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Long Term Objective – A Factor in all Your Job Search

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While you might take a job now knowing that it demands personal sacrifice for a couple of years, it's a mistake not to consider the extent of personal sacrifice demanded over the next fifteen years. You may think you can handle the moves, hours, and frustrations that go along with your long-term objective, but can your family? Judging by the number of mid-career executives I've counseled who were coping with both a job change and a divorce at the same time, I've got to believe you should involve your spouse in your long-term career objective to make certain that it's worth pursuing. If you don't, you might be reexamining your career and your personal life in a decade.

If you're fortunate enough to have two or three job offers by the end of your campaign, you'll no doubt evaluate each of them according to the benchmarks like - salary, title, responsibilities, and such. At this point I suggest you review your alternatives a second time, keeping your long-term career objectives in mind. You might find this second look leads you to different conclusions than the first.

Example: Your long-term goal is to be that president of the two-hundred-million-dollar division of a billion-dollar company, and that you have two alternative job offers at this time. The first is as controller of the Alpha Corporation, a ten-million-dollar manufacturing company. The second is as section chief reporting directly to the controller in the corporate accounting office of the Beta Corporation, a billion-dollar holding company with a number of two-hundred-million-dollar divisions. To complicate matters, the offer you got from the Alpha Corporation was for three thousand dollars more a year than the Beta offer. Which one should you take? If you consider the job titles and financial rewards of the two jobs, your first impulse is probably to accept Alpha's offer. If you take into account your long term objective, however, chances are you might opt for the job with Beta. Why? It's almost impossible to move at a senior level from a ten-million-dollar company into a billion-dollar corporation. But if you go to work for a billion-dollar corporation, it might well promote you at some point from corporate headquarters into one of its $200,000 divisions as a controller. This position as controller can then serve as your stepping stone to general management of this division.

Another example: You're a salesman with about three years' experience working for a large national company. You've conducted a job search and have two offers pending. The first is with The Super Foods Corporation, another large national firm known for moving its sales people rapidly from territory to territory as they progress towards senior sales management. The other offer is with The Mid-City Distribution Company, a local foods wholesaler. The salary offer is the same at both companies, although your prospective boss at Super Foods has told you if you make it to territory manager you can make a lot more than with a small firm. There is an opportunity to move into sales management with both firms in the next three years. Which job should you take?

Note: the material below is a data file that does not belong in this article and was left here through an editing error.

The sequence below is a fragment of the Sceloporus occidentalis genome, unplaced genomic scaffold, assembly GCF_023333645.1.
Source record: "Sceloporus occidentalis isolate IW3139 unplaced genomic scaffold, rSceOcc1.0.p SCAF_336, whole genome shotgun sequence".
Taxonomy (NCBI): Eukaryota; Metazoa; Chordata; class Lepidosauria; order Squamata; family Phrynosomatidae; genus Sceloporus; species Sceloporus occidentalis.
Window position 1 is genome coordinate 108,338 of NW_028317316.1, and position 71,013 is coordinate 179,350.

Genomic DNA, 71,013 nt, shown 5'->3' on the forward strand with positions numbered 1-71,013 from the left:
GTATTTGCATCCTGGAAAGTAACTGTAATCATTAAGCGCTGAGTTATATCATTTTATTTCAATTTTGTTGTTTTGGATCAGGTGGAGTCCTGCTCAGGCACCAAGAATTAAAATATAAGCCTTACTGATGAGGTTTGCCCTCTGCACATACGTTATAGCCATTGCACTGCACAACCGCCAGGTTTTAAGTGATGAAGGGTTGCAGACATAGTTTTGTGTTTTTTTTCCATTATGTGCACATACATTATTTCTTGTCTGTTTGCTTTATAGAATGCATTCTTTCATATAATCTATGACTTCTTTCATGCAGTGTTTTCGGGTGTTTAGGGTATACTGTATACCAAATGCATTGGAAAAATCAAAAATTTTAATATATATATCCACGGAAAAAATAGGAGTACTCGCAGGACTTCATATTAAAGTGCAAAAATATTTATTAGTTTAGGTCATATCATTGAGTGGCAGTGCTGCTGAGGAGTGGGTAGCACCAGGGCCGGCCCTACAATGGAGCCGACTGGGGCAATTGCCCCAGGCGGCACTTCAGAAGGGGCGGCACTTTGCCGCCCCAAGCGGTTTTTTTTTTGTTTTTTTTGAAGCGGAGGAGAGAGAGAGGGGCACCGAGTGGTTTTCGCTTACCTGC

At first blush, the opportunity with the large national firm might seem the best opportunity, particularly if your immediate goals are to have responsibility for larger and larger sales territories, and to make as much money as you can in the next fifteen years. But now let's complicate matters. Let's suppose your spouse is a real "family" person with many friends and relatives in the city you now live in. Lets suppose, too, that your spouse has a good job. It doesn't pay as much as yours does but your spouse has been with the outfit for a number of years and would like to stay with it for a good long time. If you join Super Foods, your long-term success with this firm is likely to have a strong negative impact on your personal life. The choice boils down to career versus family in this case. It's impossible to separate the two. But only if you consider your long-term career objective would you come to this realization!

Consider the "Saleability"

Of all alternative job offers just in case things don't work out-Ask yourself which would bring you closest to your long-term objective. Few job-seekers accept a position with a firm thinking they're going to "bomb out" within a year or two. It's the sort of negative thinking most of us shut out of our minds. And yet, experience has shown that many job-seekers will be changing jobs in less than three years' time. If you assume a pessimistic outlook for just a few moments as you consider the alternative offers your search has netted, your choice of which company to go with could be affected. Let's say that your long-term career objective is to become vice-president of manufacturing in a large corporation, and that you have two offers. One is with Universal Fabricators; the other is with Taylor Tubing. Both jobs are as supervisor in a manufacturing plant. The biggest difference between the two jobs is that Universal manufactures twenty diverse products, and as a result, has a wide variety of manufacturing machinery in its plant. Taylor Tubing manufactures only tubes, and uses a group of highly specialized machines for this purpose. In making your decision between Universal and Taylor, your first conclusion might well be to take the job that paid best, was closest to home, seemed to have the nicest people.
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